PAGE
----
Another thing that Manasseh did was that he sinned against God's Word. The Bible says in verse 6 "And he made his son pass through the fire, and observed times, and used enchantments, and dealt with familiar spirits and wizards: he wrought much wickedness in the sight of the Lord, to provoke him to anger." In the book of Leviticus, God commanded His people not to put their children through the fire to a false god named Molech. (Lev. 18:21) Manasseh did that -- he killed his son by putting him through the fire in worship of the false god Molech. Isn't that sad and wicked? Even though it was a sin for Manasseh to kill his son, the biggest sin was that he went against the Bible on purpose!
Manasseh disobeyed the Bible in another way. The Bible also says to "Regard not them that have familiar spirits, neither seek after wizards, to be defiled by them: I am the Lord your God." (Lev. 19:31) This means that God's people (both the Jews of the Old Testament and Christians of today) are commanded to not have anything to do with witchcraft or fortune tellers or anything like that, but the Bible says that Manasseh did that. This is a sin. This is why the Harry Potter books are so wicked, because they have to do with witchcraft. Christians should not ever go against God's Word, even if the world thinks there's nothing wrong with it.
Manasseh also sinned greatly in that he sinned against the people of God. The Bible says in II Kings 21:9, "...and Manasseh seduced them to do more evil than did the nations whom the Lord destroyed before the children of Israel." Not only did Manasseh do wicked things himself, but he tried to get God's people to follow him -- and they did!
Manasseh also sinned against his own children. The Bible says that his son Amon "did that which was evil in the sight of the Lord, as did Manasseh his father." Not only did Manasseh live a life that was not pleasing to God, but he also taught his son to live a life like that. This is very wrong because the Bible says that parents are to train their children up for the Lord. It is very sad when parents who know better choose to do what they want to instead of obey God.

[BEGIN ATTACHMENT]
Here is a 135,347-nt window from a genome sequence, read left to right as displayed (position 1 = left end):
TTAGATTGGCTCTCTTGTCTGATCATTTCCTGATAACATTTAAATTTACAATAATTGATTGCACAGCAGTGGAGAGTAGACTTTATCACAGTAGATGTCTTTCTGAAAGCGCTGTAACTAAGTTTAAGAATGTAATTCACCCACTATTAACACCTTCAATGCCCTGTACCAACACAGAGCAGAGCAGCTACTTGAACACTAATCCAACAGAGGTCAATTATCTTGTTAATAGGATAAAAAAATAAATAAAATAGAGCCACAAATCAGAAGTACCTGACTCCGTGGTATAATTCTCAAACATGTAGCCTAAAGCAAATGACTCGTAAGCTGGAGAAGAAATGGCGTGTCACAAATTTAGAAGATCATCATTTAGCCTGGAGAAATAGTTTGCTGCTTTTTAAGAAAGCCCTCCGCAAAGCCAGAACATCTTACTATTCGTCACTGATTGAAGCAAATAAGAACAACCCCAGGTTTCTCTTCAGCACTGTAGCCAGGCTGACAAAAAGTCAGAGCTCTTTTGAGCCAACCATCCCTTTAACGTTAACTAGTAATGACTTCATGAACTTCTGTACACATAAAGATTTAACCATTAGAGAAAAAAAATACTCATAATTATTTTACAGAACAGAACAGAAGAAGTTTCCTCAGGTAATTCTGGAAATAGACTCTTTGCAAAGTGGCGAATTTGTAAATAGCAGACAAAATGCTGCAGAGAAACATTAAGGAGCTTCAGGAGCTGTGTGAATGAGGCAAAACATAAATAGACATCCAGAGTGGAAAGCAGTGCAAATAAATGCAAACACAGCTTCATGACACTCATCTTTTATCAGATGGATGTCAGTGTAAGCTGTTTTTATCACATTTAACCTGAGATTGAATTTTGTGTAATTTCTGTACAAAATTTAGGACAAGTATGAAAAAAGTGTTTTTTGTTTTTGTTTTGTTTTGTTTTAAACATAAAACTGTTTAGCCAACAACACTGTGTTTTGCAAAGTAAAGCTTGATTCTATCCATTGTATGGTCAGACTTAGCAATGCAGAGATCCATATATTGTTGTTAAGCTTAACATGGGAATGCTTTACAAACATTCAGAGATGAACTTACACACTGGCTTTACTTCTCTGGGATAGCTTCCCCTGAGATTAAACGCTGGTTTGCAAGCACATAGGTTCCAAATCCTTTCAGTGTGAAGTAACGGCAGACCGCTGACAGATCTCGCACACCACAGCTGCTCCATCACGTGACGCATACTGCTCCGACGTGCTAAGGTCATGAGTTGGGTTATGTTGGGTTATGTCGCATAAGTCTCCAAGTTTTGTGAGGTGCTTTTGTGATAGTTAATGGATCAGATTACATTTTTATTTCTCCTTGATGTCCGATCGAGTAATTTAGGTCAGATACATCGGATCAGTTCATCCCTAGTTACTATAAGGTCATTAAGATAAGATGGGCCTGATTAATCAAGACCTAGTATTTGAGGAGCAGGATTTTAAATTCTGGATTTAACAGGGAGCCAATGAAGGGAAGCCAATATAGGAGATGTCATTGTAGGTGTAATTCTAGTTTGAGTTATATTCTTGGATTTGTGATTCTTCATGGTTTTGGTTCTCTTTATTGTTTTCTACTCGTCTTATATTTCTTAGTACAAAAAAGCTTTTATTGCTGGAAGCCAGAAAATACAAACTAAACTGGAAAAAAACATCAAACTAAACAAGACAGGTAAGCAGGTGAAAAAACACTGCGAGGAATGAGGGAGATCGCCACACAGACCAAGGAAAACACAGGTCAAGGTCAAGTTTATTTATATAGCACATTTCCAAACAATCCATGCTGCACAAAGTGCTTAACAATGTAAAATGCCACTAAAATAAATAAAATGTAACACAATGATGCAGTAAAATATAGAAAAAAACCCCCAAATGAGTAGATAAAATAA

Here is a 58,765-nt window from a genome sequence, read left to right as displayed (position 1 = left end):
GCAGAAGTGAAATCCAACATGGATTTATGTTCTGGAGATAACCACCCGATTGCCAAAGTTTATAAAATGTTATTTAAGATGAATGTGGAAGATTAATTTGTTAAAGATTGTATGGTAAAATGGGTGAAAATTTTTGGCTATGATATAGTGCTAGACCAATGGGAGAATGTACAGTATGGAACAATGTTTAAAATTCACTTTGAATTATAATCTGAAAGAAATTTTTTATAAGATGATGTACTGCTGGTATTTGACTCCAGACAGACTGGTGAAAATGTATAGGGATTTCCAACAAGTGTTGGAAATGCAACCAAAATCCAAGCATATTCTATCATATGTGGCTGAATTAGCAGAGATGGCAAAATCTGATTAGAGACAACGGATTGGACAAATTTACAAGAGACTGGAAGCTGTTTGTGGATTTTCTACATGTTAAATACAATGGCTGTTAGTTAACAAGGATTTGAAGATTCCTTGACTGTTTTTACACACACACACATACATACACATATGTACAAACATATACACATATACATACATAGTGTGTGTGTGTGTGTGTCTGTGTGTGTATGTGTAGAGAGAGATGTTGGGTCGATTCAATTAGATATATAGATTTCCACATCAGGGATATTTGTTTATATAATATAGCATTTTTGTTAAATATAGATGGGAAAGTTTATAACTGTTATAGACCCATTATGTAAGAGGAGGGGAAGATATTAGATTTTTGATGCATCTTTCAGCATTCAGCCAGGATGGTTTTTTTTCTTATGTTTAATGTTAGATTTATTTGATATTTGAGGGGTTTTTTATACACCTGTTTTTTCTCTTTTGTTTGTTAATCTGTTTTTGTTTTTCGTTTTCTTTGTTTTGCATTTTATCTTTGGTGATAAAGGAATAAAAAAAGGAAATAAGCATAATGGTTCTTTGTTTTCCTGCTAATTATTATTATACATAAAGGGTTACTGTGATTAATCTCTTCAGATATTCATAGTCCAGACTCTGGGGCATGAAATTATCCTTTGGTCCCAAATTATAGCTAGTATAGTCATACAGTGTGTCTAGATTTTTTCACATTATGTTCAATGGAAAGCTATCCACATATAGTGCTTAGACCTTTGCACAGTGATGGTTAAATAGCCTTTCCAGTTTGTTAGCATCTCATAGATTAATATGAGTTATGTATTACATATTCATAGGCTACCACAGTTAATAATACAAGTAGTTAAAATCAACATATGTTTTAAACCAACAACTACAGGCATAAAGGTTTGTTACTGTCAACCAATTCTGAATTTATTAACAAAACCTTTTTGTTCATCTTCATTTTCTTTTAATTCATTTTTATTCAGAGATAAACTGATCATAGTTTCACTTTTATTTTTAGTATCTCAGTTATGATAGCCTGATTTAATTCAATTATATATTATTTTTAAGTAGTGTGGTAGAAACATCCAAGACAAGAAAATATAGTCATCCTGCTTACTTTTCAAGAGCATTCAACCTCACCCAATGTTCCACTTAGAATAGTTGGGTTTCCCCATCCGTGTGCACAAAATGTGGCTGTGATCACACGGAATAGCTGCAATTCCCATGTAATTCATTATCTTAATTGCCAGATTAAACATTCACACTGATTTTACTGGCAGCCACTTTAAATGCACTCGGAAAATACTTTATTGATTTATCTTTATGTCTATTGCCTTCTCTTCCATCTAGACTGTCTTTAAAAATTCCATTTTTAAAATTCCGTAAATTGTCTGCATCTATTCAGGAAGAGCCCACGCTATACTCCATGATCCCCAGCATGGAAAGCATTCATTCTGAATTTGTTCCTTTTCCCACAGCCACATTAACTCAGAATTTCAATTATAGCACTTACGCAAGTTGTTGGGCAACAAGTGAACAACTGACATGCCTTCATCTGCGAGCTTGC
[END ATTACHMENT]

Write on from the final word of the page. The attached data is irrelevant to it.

Another evil thing that Manasseh did was that he was responsible for arresting the great prophet Isaiah and having him placed inside a hollow log and then having him sawn in half. Isaiah was a great man of God who wrote a very important book in the Bible. His words foretell the birth of Jesus and also how Jesus would be the sacrifice for our sins. Manasseh must have hated God something awful and he must have had a very wicked heart to kill such a great Man of God.
But you know what? His life ended on a much more positive note than the majority of his life because while he was imprisoned, he got saved! Even though God forgave him of his sins and saved him, He did not forget the sins of Manasseh. God instead chose to allow His wrath to come upon Judah and later had the people of Israel taken into captivity by their enemies the Babylonians! I'm sure Manasseh was very sad after he got saved and realized the problems that all of his sins caused. Because of the way he lived his life, his children lived wicked lives and probably went to Hell when they died. Also, the people of Israel turned away from God and worshipped wicked false idols. They probably went to Hell when they died, too.
What can we learn from the life of Manasseh?
Probably the most important thing we can learn from the life of Manasseh it is very important for us to live a life that is pleasing to God. We should obey God's Word and we should also try to be a good example to others.